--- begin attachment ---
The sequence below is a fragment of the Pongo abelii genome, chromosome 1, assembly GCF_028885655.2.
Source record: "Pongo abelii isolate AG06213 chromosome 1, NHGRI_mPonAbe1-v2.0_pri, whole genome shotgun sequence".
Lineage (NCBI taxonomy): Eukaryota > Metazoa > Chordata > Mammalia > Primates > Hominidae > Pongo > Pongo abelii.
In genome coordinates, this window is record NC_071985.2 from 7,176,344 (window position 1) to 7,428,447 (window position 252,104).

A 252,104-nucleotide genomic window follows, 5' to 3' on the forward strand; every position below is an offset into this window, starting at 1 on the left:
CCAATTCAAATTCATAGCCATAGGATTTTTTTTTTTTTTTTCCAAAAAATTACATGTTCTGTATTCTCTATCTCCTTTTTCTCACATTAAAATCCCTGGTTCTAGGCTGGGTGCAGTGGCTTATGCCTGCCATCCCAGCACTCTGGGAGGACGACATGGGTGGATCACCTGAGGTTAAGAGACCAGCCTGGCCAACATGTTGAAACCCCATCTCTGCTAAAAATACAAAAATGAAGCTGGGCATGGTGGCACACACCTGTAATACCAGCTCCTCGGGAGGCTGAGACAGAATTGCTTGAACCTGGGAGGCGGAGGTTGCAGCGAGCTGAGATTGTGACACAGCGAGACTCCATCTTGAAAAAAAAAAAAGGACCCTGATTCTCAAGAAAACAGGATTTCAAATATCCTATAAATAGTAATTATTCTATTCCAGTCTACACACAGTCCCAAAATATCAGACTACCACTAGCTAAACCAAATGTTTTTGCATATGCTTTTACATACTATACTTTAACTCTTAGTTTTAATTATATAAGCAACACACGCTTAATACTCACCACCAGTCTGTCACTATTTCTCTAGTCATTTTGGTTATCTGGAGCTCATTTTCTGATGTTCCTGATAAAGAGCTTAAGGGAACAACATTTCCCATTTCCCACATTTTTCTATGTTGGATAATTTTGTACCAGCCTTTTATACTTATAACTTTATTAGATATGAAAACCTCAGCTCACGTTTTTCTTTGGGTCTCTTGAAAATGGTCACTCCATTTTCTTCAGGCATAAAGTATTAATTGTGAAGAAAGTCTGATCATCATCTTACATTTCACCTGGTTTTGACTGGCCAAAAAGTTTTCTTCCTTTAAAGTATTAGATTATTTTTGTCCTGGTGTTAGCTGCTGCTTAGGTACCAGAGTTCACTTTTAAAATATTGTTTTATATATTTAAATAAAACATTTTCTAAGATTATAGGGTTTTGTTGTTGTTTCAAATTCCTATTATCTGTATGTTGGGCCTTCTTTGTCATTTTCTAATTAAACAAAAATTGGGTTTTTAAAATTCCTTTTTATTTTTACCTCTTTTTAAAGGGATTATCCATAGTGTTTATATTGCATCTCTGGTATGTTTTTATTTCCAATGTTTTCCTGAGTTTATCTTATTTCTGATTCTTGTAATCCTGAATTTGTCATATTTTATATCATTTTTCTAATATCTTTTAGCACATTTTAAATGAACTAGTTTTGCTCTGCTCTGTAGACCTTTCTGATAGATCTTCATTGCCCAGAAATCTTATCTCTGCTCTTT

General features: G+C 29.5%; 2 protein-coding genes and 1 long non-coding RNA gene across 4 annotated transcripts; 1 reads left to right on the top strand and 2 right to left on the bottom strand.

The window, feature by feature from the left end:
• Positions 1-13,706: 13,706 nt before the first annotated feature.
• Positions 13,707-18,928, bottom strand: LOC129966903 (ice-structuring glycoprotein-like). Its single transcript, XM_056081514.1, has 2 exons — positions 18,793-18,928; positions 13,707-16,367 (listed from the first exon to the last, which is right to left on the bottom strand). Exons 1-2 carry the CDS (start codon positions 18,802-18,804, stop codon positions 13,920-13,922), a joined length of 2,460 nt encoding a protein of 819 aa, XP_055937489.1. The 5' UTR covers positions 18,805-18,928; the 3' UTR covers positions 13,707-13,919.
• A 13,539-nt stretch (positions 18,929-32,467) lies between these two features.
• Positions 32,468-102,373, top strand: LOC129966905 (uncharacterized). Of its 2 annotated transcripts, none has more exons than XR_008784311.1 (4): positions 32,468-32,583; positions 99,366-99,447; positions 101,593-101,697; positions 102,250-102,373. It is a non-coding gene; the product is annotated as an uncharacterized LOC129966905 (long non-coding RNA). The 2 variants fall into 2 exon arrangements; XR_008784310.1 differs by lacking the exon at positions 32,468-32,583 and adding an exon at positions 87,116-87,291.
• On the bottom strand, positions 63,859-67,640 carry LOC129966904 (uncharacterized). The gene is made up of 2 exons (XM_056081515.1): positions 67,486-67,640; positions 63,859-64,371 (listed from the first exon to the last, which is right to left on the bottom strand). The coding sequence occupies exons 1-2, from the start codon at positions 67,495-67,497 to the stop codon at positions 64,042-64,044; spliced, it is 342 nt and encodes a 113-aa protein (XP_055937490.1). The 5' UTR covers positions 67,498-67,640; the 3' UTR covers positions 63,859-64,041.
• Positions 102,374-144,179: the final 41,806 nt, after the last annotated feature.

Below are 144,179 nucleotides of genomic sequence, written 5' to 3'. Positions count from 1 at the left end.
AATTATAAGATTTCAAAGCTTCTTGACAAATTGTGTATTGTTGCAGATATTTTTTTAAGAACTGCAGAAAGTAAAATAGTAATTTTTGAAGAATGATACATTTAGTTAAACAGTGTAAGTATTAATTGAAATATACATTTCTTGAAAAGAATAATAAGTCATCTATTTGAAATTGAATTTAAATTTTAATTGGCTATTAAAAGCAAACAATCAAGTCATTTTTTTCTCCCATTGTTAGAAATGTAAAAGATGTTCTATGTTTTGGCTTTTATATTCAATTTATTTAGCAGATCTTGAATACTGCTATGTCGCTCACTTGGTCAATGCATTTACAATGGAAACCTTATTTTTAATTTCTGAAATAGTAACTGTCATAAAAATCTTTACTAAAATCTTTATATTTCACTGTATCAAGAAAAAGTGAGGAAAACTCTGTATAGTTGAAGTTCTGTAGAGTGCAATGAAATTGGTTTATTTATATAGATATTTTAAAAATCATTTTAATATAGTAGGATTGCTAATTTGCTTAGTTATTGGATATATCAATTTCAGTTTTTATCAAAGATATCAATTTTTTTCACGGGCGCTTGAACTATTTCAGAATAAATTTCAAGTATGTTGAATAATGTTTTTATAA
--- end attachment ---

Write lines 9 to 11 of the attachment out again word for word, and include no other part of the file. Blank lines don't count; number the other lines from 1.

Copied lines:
• Positions 1-13,706: 13,706 nt before the first annotated feature.
• Positions 13,707-18,928, bottom strand: LOC129966903 (ice-structuring glycoprotein-like). Its single transcript, XM_056081514.1, has 2 exons — positions 18,793-18,928; positions 13,707-16,367 (listed from the first exon to the last, which is right to left on the bottom strand). Exons 1-2 carry the CDS (start codon positions 18,802-18,804, stop codon positions 13,920-13,922), a joined length of 2,460 nt encoding a protein of 819 aa, XP_055937489.1. The 5' UTR covers positions 18,805-18,928; the 3' UTR covers positions 13,707-13,919.
• A 13,539-nt stretch (positions 18,929-32,467) lies between these two features.